* Cited by examiner, † Cited by third party
Publication number Priority date Publication date Assignee Title
US2384821A (en) * 1944-05-11 1945-09-18 Kinetic Chemicals Inc Octafluorocyclobutane and pyrolytic process for its production

Patent Citations (1)

* Cited by examiner, † Cited by third party
Publication number Priority date Publication date Assignee Title
US2384821A (en) * 1944-05-11 1945-09-18 Kinetic Chemicals Inc Octafluorocyclobutane and pyrolytic process for its production

Cited By (8)

* Cited by examiner, † Cited by third party
Publication number Priority date Publication date Assignee Title
US2738371A (en) * 1951-02-14 1956-03-13 Du Pont Purification of fluorocarbons
US2691052A (en) * 1951-09-12 1954-10-05 Phillips Petroleum Co Purification of perfluorocompounds
US2653904A (en) * 1952-01-22 1953-09-29 Allied Chem & Dye Corp Process for refining chlorinated benzenes
US2831901A (en) * 1952-09-13 1958-04-22 Minnesota Mining & Mfg Process for purifying trifluoro-chloroethylene
US3403724A (en) * 1965-07-28 1968-10-01 Gutkowski Janusz Heat exchangers
US3354232A (en) * 1965-10-20 1967-11-21 Pennsalt Chemicals Corp High temperature, short-contact-time pyrolysis of chlorodufluoromethane
FR2805257A1 (en) * 2000-02-21 2001-08-24 Atofina PROCESS FOR THE SELECTIVE CONVERSION OF PERFLUOROISOBUTENE CONTAINED IN A HALOGENATED HYDROCARBON STREAM
WO2001062693A1 (en) * 2000-02-21 2001-08-30 Atofina Method for selectively converting perfluoroisobutene contained in a halogenated hydrocarbon current

Similar Documents

Publication Publication Date Title
KR950006293B1 (en) Composition based on 1,1,1,3,3-pentafluorobutane and methanol for cleaning and/or drying of hard surfaces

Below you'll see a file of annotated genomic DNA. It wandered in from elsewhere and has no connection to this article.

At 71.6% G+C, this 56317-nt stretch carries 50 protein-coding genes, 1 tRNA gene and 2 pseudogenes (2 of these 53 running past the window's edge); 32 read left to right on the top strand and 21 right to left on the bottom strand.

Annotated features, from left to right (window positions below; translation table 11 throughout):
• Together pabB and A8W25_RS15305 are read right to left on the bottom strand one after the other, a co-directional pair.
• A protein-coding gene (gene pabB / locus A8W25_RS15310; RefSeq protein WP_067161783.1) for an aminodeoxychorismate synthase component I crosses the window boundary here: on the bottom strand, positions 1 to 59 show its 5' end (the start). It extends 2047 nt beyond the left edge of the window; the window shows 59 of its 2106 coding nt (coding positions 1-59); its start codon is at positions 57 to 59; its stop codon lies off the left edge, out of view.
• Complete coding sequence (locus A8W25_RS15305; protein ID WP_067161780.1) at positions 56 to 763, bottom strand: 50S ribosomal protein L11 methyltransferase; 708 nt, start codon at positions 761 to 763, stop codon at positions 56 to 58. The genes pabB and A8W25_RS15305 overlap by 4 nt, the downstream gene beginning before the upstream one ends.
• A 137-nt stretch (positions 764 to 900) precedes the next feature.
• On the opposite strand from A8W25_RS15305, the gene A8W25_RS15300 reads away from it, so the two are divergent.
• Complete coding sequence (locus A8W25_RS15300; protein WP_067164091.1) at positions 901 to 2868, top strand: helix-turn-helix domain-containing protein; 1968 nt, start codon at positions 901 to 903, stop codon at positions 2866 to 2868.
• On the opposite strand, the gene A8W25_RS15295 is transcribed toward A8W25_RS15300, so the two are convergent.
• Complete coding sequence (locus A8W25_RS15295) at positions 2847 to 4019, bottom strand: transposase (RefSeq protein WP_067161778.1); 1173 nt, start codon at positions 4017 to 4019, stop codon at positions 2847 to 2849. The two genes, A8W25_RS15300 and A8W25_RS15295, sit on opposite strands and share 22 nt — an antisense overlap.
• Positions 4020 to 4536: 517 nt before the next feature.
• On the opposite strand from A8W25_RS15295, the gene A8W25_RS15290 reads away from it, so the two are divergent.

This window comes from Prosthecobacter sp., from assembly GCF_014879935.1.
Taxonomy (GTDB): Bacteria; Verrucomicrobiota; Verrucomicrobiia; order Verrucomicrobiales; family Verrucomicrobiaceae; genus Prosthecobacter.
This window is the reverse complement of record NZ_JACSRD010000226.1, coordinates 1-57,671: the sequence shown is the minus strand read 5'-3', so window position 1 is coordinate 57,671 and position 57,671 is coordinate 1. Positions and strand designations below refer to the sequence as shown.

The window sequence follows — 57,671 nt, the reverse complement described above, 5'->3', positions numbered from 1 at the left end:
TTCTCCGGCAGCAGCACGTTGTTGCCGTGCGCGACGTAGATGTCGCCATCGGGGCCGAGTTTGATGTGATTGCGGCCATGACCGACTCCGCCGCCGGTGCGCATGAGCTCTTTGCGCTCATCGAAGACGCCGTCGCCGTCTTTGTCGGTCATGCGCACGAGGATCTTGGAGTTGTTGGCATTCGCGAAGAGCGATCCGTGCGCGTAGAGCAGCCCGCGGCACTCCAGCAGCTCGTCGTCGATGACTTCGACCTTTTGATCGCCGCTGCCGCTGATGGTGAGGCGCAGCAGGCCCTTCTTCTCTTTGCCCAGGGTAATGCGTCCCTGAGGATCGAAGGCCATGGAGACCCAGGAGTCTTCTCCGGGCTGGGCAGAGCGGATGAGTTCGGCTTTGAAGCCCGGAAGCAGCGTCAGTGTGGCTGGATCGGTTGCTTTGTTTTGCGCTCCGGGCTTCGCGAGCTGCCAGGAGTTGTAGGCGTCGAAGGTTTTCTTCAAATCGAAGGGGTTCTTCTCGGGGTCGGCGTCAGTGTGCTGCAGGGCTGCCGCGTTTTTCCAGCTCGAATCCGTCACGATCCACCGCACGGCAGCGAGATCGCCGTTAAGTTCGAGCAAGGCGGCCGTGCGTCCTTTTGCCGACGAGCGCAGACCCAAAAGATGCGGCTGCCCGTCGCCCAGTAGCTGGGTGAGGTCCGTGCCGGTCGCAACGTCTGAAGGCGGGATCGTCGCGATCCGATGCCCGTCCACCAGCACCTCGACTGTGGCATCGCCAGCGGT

US2558624A (en) Decontaminating products from pyrolysis of chcif2
Henne et al. Fluorinated ethers
EP0506050B1 (en) Process for the preparation of hydrochloric acid purified of foreign halogen
US2567621A (en) Stabilized tetrachloroethylene composition
US3689370A (en) Process for purifying hydrofluoric acid by distillation with an oxidizing agent and a ferrous salt
US2478473A (en) Process of recovering nicotine from nicotine-bearing plant material
US1946195A (en) Purification of organic fluorine compounds
DE60005881T2 (en) Cleaning or drying compositions based on pentafluorobutane, methylene chloride, methanol and decafluoropentane
US4189397A (en) Stabilization of 1,1,1-trichloroethane compositions against metal-induced decomposition with a polyalkylene glycol monoalkyl ether
US3676355A (en) Stabilization of 1,1,1,trichloroethane with oxazole
US5948381A (en) Process for separating fluorocarbon compounds
US2958709A (en) Stabilization of metal contaminated chloromethyl benzenes
EP0792254B1 (en) Synthesis of bis(2,2-dinitropropyl)acetal (bdnpa)
US5202514A (en) Dechlorinated benzyltoluene/dibenzyltoluene oligomer dielectric liquids
US2808312A (en) Process for treating volatile metal fluorides
US5035775A (en) Ultrapure hydrazine production
US3553938A (en) Method for separating and recovering hydrogen fluoride
US2900413A (en) Purification of lower aliphatic acids
EP0588106A1 (en) Process for the preparation of hexafluoropropene dimers with a high content of perfluoro-(4-methyl-2-pentene)
IL24859A (en) Improved process for the purification of 2,2,2-trifluoro-1-chloro-1-bromoethane
Hale et al. ANHYDROUS HYDRAZINE. I. A CONVENIENT APPARATUS FOR THE PREPARATION OF ANHYDROUS HYDRAZINE.
US4804442A (en) Ultrapure hydrazine production
US3539632A (en) Diethylmethyl(2-phenylallyl) ammonium iodide
US2577847A (en) Purification of chlorocarbons